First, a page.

The outcry for privacy protection is also heard in the workplace. The line between personal and work-related data is becoming increasingly blurry. People use their personal email and web browser accounts at work, and they use their work accounts and laptops at home.
People data encompasses an increasing amount of (personal) data. Bloomberg captures every single keystroke of their employees, including the times they logged in. Humanyze’s social sensing platform uses sensors that capture a tone of voice, movement and even posture to analyze social interactions.
Other examples include email data, agenda appointments, contact lists for social network analyses, the times logged into systems and how people behave on social (work) networks.
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Some countries regulate what data can be captured and where it can be stored. For example, European Union data protection laws dictate that employee data from EU-based companies are not allowed to leave the EU.
HR’s duty is to protect its employees. It has to find a balance between shielding employees from privacy violations on the one hand, and using people data to optimize work practices on the other hand. The argument that workplace data is only ‘used for good’ is hard to defend. People data is used for the company’s benefit. This is often connected to the employee’s benefit, but not always.
The best HR can do is to guarantee confidentiality. It cannot guarantee anonymity. This means that people data increasingly becomes an area of the Legal and Compliancy Department. HR should encourage this in order to create checks and balances within the company and to guarantee fair use of employee data.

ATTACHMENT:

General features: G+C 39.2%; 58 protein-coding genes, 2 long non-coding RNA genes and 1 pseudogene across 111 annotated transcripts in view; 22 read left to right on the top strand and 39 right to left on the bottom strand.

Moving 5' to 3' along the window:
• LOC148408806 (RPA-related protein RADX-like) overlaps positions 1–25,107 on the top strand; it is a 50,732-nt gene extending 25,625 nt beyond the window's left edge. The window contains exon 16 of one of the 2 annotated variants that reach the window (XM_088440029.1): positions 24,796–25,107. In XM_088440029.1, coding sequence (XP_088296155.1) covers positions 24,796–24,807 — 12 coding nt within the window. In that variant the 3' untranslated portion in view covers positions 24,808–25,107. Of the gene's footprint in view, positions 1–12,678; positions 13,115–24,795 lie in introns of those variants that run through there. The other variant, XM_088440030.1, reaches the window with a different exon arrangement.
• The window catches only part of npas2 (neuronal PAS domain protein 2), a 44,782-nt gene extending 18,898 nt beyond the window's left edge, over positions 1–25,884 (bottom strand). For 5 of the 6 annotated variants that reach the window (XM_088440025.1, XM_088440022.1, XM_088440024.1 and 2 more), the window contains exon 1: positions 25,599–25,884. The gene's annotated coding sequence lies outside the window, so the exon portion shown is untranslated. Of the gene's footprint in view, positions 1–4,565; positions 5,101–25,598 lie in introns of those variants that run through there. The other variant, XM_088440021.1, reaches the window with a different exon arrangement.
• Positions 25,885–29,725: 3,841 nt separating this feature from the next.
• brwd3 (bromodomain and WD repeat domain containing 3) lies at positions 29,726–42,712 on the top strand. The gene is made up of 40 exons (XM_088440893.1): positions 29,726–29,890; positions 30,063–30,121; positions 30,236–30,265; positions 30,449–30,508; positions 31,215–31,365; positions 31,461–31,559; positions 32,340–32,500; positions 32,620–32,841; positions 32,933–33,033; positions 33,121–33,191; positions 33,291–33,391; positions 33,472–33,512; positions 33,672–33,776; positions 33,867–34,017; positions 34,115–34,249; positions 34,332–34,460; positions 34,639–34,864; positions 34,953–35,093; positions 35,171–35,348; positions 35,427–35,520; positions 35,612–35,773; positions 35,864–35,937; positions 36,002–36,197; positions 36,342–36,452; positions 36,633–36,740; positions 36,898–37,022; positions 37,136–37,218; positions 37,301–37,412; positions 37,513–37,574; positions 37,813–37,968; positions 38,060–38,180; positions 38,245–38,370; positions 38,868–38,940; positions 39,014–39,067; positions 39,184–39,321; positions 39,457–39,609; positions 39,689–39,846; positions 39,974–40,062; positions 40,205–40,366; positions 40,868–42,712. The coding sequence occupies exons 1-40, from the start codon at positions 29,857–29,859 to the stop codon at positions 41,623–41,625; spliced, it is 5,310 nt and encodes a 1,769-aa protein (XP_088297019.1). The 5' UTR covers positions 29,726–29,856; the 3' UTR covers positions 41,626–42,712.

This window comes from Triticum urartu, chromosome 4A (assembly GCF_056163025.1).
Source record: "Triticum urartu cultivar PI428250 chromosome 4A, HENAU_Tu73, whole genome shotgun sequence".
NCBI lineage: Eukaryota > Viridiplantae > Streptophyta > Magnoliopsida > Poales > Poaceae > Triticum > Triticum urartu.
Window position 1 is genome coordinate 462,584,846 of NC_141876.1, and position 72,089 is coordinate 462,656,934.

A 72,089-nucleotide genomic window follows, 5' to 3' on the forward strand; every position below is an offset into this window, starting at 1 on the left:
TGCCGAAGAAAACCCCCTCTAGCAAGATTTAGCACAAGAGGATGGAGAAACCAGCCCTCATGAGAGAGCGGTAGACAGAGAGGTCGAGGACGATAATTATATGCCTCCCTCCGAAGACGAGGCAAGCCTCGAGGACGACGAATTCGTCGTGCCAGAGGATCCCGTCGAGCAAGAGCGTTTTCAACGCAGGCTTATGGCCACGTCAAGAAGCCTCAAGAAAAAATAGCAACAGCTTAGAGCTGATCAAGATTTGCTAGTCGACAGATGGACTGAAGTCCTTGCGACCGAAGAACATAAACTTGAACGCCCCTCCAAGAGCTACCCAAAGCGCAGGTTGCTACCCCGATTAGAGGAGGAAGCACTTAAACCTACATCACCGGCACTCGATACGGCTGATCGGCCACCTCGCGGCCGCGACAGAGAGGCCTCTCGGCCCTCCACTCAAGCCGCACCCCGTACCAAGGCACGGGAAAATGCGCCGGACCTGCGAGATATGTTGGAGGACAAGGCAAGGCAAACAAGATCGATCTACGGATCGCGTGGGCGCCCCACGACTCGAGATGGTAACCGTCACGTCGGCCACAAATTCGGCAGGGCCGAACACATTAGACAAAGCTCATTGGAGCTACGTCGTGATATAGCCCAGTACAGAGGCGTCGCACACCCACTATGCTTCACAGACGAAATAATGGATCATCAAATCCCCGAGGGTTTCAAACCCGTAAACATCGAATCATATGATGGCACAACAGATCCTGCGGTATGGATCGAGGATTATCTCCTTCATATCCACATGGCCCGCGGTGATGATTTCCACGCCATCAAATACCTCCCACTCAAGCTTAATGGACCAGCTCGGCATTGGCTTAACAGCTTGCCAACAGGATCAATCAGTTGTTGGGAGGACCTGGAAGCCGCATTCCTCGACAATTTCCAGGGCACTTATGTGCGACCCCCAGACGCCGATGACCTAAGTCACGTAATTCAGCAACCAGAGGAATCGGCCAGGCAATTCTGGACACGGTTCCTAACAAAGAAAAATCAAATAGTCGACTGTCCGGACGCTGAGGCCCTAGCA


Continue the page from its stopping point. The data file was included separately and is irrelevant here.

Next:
Employees should always have an opportunity to opt-out of (some) tracking data. Also, legislation needs to deal with the growth in the storage and analysis of personal data in order to protect employees.
4. HR analytics is all about the ‘human’ factor
One of the most commonly heard concerns is that people do not feel comfortable with people analytics. Their main fear is that HR is losing the ‘human’ factor.
Even many HR business partners and managers do not like a data-approach to people. The general feeling is that you should see people as people. You should not reduce them to a single number. The fear is that analytics stifles innovation and reduces diversity: analytics forgets this ‘human’ factor.
According to Patrick Coolen (2016), you are forgetting the human factor when you do not apply analytics. Even though we are unaware of it most of the time, everyone is biased. These biases often results in bad decisions. Analytics help us escape our biases and imperfect decision-making. Daniel Kahneman, the only psychologist to ever receive a Noble price, explains this perfectly in his book Thinking Slow and Fast. Imagine a single dice with four green and two red sides. The dice is thrown twenty times: which series of colors is most likely to be rolled?
As mentioned before, the dice has four green and two red sides. Because the first option only has one green, it does not seem representative. This is why most people would choose the second option. However, the first option has four reds and only one green, while option 2 has four reds and two greens. Therefore, option 1 is more likely to happen.
Analytics is about running the numbers and checking your assumptions. It shows time and time again that the counter-intuitive answers are sometimes the right ones. This is something which analytics helps us see and realize, and why analytics has the potential to helps us be fairer to everyone.